[ntp:questions] ntpd -x option
Richard B. Gilbert
rgilbert88 at comcast.net
Fri Mar 13 01:47:17 UTC 2009
> "Richard B. Gilbert" <rgilbert88 at comcast.net> writes:
>> Unruh wrote:
>>> Steve Kostecke <kostecke at ntp.org> writes:
>>>> On 2009-03-12, Unruh <unruh-spam at physics.ubc.ca> wrote:
>>>>> Ie, IF you do not want to have jumps even on bootup, want fast convergence
>>>>> to the good time,
>>>> In your haste to proselytize for chrony you've overlooked the fact the
>>>> the OP did not specify that he needs fast convergence.
>>>> In fact, in a discussion on IRC he told me that the speed of convergence
>>>> is at the bottom of his list of requirements. The most important thing
>>>> is that his clock _never_ steps.
>>>>> even if it starts out way off, and want hardware clocks, you have zero
>>>>> choices at present. You have to give up one of those. Which is the
>>>>> cheapest to give up?
>>>> The problem that the OP needs to solve is the fact that ntpd sees that a
>>>> frequency correction of ~700PPM is required and that it exits.
>> A frequency correction of 700PPM is outside the limits of the worst that
>> ntpd can handle. It's indicative of seriously broken hardware. A
>> typical system would need a correction in the range +/- 100 PPM; MOST
>> hardware is well within +/- 50 PPM.
> That 700PPM is NOT the hardware drift, it is what ntp wants to use to bring
> a seriously off time clock back to being on time. Remember that ntp adjusts
> the clock ONLY by altering the drift rate or by stepping. The user does NOT
> want to step ever, even at bootup. Thus he must alter the clock rate. But
> if the clock is out by 30min say, ntp will try to use a huge drift rate,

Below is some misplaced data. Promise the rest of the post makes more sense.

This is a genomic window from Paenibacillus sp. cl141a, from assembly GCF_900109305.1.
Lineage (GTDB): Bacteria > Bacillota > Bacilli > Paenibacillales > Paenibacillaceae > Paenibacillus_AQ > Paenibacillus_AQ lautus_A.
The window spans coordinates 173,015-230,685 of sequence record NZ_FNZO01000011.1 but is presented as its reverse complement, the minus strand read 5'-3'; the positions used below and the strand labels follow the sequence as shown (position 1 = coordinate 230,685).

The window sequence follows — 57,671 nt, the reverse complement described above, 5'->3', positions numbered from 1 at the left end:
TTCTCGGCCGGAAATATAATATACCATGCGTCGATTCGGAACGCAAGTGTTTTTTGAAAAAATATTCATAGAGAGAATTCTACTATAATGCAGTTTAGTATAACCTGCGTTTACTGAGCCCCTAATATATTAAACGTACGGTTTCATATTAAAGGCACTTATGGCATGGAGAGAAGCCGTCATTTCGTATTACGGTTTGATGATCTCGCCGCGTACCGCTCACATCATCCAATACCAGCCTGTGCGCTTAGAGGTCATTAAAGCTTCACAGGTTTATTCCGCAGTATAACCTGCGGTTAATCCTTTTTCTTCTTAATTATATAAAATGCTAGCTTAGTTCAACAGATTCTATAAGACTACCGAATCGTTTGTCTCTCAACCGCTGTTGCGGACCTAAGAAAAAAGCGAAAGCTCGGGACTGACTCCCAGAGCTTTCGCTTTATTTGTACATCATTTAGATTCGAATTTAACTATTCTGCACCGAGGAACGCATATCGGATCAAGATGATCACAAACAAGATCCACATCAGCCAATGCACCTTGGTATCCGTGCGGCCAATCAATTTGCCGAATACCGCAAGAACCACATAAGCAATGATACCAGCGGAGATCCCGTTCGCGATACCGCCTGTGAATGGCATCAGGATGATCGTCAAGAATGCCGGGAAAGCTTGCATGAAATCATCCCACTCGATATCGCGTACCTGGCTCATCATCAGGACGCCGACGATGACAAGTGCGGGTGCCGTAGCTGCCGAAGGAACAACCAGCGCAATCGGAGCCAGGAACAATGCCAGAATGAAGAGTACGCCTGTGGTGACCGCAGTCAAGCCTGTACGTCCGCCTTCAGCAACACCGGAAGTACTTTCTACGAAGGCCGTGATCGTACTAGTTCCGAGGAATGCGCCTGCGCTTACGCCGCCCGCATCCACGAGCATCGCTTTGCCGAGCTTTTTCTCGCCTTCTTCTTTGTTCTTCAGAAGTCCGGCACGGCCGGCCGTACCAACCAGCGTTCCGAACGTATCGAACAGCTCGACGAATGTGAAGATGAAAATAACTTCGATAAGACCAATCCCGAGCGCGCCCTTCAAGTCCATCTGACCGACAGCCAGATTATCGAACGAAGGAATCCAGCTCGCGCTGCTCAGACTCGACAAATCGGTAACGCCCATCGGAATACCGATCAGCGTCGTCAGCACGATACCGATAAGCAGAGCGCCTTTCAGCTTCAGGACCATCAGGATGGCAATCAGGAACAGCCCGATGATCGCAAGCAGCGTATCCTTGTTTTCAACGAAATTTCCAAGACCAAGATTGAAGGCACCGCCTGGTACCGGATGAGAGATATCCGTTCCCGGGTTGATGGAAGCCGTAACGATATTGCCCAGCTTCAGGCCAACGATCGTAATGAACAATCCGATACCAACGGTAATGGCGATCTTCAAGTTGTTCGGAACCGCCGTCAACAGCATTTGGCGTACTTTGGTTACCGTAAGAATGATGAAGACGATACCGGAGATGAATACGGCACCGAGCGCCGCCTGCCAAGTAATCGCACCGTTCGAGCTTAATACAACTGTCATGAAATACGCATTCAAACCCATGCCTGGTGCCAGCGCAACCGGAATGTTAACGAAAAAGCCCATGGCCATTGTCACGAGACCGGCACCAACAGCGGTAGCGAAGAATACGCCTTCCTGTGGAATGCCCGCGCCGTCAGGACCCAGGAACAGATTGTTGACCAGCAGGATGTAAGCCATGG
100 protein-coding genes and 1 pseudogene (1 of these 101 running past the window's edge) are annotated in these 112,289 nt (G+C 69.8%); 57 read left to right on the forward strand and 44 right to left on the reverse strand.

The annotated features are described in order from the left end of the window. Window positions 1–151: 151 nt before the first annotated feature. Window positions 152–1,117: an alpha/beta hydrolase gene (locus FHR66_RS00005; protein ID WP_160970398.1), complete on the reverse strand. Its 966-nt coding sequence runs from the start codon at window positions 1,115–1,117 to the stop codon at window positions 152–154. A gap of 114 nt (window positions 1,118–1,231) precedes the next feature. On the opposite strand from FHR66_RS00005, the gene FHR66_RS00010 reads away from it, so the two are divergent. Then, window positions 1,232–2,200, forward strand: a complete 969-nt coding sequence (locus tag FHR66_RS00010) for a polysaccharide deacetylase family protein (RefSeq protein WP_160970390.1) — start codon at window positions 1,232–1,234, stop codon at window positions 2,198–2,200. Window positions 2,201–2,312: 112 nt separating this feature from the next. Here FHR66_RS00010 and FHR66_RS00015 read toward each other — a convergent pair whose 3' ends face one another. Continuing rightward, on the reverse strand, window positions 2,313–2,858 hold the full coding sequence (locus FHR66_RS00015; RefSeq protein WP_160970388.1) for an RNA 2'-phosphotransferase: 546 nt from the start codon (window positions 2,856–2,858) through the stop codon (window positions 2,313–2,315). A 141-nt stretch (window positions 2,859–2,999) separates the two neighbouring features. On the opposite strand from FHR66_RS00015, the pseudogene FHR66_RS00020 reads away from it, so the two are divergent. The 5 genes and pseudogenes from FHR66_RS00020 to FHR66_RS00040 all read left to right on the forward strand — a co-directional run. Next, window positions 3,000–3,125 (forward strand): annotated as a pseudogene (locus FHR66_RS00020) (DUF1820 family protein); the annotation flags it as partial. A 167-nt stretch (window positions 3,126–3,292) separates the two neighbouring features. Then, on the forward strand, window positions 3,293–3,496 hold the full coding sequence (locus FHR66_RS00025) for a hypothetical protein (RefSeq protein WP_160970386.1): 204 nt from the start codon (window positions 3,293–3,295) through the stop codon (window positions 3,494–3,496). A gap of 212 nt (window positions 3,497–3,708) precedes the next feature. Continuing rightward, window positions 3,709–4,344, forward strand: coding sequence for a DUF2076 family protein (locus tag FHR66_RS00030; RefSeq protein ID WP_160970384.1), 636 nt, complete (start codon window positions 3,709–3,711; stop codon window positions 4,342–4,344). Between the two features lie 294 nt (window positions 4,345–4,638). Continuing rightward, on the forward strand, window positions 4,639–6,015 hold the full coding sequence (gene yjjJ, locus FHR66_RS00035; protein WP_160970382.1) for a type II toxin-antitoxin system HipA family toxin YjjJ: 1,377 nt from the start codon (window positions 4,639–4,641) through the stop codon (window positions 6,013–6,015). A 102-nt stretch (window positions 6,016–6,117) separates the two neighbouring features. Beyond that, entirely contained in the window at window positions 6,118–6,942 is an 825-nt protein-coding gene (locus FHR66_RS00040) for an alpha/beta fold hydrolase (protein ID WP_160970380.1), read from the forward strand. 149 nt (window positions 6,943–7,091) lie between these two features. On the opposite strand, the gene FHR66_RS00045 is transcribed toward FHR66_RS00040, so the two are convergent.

> much beyond the 500PPM ntp will allow him to use.
>>> Yes, that will happen with a large correction needed. The correction is
>>> applied by taking the size of the offset, multiplying it by a small factor
>>> and altering the rate by the result. If the offset is large, the rate
>>> change will be large. Now, I had thought that ntp 4.2.4 clamped it at 500PPM but
>>> my memory of reading the source is not good enough.
>> Your memory agrees with mine! 500 PPM is the maximum slew rate.
>>> Note than an offset of minutes or hours would take many days to correct.
>>> (At 500PPM, 1 min takes 2000 min to correct, and 1 hour, 2000 hours.
>>> Why you would want to have your clock out of commission for that length of
>>> time I do not know. It would almost certainly crash long before it got on
>>> time, and everything would have to start over. Ie, everyone wants speed. )
>> An offset of "hours" should never occur. If it does occur it is, again,
>> indicative of seriously broken hardware or human tampering! (I'm
>> assuming that we are not talking about startup with an uncorrected
>> offset of that magnitude.)
> We are talking about startup. He does NOT want to step the clock ever, even
> on startup.
He can do that if he wants to and if he doesn't care how far off the
Most people who use NTP want the time correct to within one second or
better, usually much better. He will need to be prepared for the day
when power goes off for three days and, when power returns, his clock is
off by 47 minutes. Will he spend the next twenty-four plus hours
amortizing that offset or will he set (step) the clock.
More information about the questions